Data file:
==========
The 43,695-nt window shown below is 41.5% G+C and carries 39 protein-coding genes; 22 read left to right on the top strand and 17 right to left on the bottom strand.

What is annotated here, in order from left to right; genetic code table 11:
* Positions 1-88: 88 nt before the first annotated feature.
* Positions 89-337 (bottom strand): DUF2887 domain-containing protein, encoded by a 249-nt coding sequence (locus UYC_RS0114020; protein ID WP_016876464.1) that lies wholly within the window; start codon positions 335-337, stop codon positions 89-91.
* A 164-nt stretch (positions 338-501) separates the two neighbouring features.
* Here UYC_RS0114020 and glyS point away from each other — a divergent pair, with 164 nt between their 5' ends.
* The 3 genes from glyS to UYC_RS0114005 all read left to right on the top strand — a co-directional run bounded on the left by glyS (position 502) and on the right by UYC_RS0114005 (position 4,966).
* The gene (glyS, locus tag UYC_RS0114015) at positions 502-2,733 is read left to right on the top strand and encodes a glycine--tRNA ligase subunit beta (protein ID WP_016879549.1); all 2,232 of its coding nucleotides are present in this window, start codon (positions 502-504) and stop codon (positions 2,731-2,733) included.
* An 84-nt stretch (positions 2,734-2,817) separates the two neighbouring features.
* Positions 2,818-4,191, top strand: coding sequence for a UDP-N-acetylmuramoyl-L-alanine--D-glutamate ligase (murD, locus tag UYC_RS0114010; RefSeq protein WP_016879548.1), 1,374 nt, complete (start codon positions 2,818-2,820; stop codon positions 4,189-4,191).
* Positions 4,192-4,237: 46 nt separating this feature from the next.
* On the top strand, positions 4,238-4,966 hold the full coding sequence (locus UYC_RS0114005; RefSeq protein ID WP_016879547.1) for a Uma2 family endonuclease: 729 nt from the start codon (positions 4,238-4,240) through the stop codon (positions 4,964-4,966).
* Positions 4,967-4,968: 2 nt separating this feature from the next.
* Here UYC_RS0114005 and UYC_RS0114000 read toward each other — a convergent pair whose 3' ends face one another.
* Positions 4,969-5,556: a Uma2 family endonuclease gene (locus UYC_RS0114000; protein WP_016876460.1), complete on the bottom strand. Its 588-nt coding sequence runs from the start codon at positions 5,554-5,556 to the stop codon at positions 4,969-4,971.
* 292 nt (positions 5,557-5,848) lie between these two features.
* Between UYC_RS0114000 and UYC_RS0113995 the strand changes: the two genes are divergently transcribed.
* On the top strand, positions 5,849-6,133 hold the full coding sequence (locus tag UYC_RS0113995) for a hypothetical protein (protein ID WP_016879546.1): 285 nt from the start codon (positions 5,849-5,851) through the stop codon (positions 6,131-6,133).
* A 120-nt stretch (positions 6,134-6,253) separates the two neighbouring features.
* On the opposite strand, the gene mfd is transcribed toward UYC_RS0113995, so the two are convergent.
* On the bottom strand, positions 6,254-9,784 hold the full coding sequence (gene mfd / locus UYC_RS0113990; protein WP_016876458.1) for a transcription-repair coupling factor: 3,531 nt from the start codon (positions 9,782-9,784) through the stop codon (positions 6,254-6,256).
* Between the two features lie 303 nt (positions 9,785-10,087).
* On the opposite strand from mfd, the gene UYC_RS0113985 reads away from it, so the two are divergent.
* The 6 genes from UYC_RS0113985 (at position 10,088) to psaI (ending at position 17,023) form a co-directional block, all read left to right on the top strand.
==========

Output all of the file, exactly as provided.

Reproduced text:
The 43,695-nt window shown below is 41.5% G+C and carries 39 protein-coding genes; 22 read left to right on the top strand and 17 right to left on the bottom strand.

What is annotated here, in order from left to right; genetic code table 11:
* Positions 1-88: 88 nt before the first annotated feature.
* Positions 89-337 (bottom strand): DUF2887 domain-containing protein, encoded by a 249-nt coding sequence (locus UYC_RS0114020; protein ID WP_016876464.1) that lies wholly within the window; start codon positions 335-337, stop codon positions 89-91.
* A 164-nt stretch (positions 338-501) separates the two neighbouring features.
* Here UYC_RS0114020 and glyS point away from each other — a divergent pair, with 164 nt between their 5' ends.
* The 3 genes from glyS to UYC_RS0114005 all read left to right on the top strand — a co-directional run bounded on the left by glyS (position 502) and on the right by UYC_RS0114005 (position 4,966).
* The gene (glyS, locus tag UYC_RS0114015) at positions 502-2,733 is read left to right on the top strand and encodes a glycine--tRNA ligase subunit beta (protein ID WP_016879549.1); all 2,232 of its coding nucleotides are present in this window, start codon (positions 502-504) and stop codon (positions 2,731-2,733) included.
* An 84-nt stretch (positions 2,734-2,817) separates the two neighbouring features.
* Positions 2,818-4,191, top strand: coding sequence for a UDP-N-acetylmuramoyl-L-alanine--D-glutamate ligase (murD, locus tag UYC_RS0114010; RefSeq protein WP_016879548.1), 1,374 nt, complete (start codon positions 2,818-2,820; stop codon positions 4,189-4,191).
* Positions 4,192-4,237: 46 nt separating this feature from the next.
* On the top strand, positions 4,238-4,966 hold the full coding sequence (locus UYC_RS0114005; RefSeq protein ID WP_016879547.1) for a Uma2 family endonuclease: 729 nt from the start codon (positions 4,238-4,240) through the stop codon (positions 4,964-4,966).
* Positions 4,967-4,968: 2 nt separating this feature from the next.
* Here UYC_RS0114005 and UYC_RS0114000 read toward each other — a convergent pair whose 3' ends face one another.
* Positions 4,969-5,556: a Uma2 family endonuclease gene (locus UYC_RS0114000; protein WP_016876460.1), complete on the bottom strand. Its 588-nt coding sequence runs from the start codon at positions 5,554-5,556 to the stop codon at positions 4,969-4,971.
* 292 nt (positions 5,557-5,848) lie between these two features.
* Between UYC_RS0114000 and UYC_RS0113995 the strand changes: the two genes are divergently transcribed.
* On the top strand, positions 5,849-6,133 hold the full coding sequence (locus tag UYC_RS0113995) for a hypothetical protein (protein ID WP_016879546.1): 285 nt from the start codon (positions 5,849-5,851) through the stop codon (positions 6,131-6,133).
* A 120-nt stretch (positions 6,134-6,253) separates the two neighbouring features.
* On the opposite strand, the gene mfd is transcribed toward UYC_RS0113995, so the two are convergent.
* On the bottom strand, positions 6,254-9,784 hold the full coding sequence (gene mfd / locus UYC_RS0113990; protein WP_016876458.1) for a transcription-repair coupling factor: 3,531 nt from the start codon (positions 9,782-9,784) through the stop codon (positions 6,254-6,256).
* Between the two features lie 303 nt (positions 9,785-10,087).
* On the opposite strand from mfd, the gene UYC_RS0113985 reads away from it, so the two are divergent.
* The 6 genes from UYC_RS0113985 (at position 10,088) to psaI (ending at position 17,023) form a co-directional block, all read left to right on the top strand.